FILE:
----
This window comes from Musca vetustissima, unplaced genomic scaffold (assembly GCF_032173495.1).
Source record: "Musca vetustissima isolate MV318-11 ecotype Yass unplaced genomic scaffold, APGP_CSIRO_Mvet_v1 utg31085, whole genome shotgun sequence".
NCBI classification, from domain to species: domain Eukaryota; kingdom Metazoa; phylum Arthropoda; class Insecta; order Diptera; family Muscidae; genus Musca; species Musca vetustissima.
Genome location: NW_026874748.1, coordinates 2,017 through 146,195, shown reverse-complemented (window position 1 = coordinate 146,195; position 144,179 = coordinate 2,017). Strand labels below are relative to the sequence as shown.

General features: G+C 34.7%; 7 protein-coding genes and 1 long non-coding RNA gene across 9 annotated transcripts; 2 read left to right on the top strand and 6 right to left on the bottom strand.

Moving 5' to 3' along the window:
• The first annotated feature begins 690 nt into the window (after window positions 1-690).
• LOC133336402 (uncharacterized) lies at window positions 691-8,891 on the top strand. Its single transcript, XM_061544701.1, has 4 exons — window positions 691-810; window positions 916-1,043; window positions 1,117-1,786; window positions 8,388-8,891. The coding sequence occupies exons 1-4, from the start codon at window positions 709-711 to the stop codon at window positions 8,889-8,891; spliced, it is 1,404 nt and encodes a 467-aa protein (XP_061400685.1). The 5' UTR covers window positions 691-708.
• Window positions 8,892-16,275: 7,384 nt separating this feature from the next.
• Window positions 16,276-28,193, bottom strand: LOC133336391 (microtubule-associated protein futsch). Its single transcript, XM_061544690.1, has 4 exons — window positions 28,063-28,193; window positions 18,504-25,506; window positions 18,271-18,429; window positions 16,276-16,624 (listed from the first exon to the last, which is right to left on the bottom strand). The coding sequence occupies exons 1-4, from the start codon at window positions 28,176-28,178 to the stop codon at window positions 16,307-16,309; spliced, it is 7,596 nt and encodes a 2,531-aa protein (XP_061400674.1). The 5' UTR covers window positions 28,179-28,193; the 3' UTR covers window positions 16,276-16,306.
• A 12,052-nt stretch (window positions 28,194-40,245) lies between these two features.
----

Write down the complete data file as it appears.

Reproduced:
This window comes from Musca vetustissima, unplaced genomic scaffold (assembly GCF_032173495.1).
Source record: "Musca vetustissima isolate MV318-11 ecotype Yass unplaced genomic scaffold, APGP_CSIRO_Mvet_v1 utg31085, whole genome shotgun sequence".
NCBI classification, from domain to species: domain Eukaryota; kingdom Metazoa; phylum Arthropoda; class Insecta; order Diptera; family Muscidae; genus Musca; species Musca vetustissima.
Genome location: NW_026874748.1, coordinates 2,017 through 146,195, shown reverse-complemented (window position 1 = coordinate 146,195; position 144,179 = coordinate 2,017). Strand labels below are relative to the sequence as shown.

General features: G+C 34.7%; 7 protein-coding genes and 1 long non-coding RNA gene across 9 annotated transcripts; 2 read left to right on the top strand and 6 right to left on the bottom strand.

Moving 5' to 3' along the window:
• The first annotated feature begins 690 nt into the window (after window positions 1-690).
• LOC133336402 (uncharacterized) lies at window positions 691-8,891 on the top strand. Its single transcript, XM_061544701.1, has 4 exons — window positions 691-810; window positions 916-1,043; window positions 1,117-1,786; window positions 8,388-8,891. The coding sequence occupies exons 1-4, from the start codon at window positions 709-711 to the stop codon at window positions 8,889-8,891; spliced, it is 1,404 nt and encodes a 467-aa protein (XP_061400685.1). The 5' UTR covers window positions 691-708.
• Window positions 8,892-16,275: 7,384 nt separating this feature from the next.
• Window positions 16,276-28,193, bottom strand: LOC133336391 (microtubule-associated protein futsch). Its single transcript, XM_061544690.1, has 4 exons — window positions 28,063-28,193; window positions 18,504-25,506; window positions 18,271-18,429; window positions 16,276-16,624 (listed from the first exon to the last, which is right to left on the bottom strand). The coding sequence occupies exons 1-4, from the start codon at window positions 28,176-28,178 to the stop codon at window positions 16,307-16,309; spliced, it is 7,596 nt and encodes a 2,531-aa protein (XP_061400674.1). The 5' UTR covers window positions 28,179-28,193; the 3' UTR covers window positions 16,276-16,306.
• A 12,052-nt stretch (window positions 28,194-40,245) lies between these two features.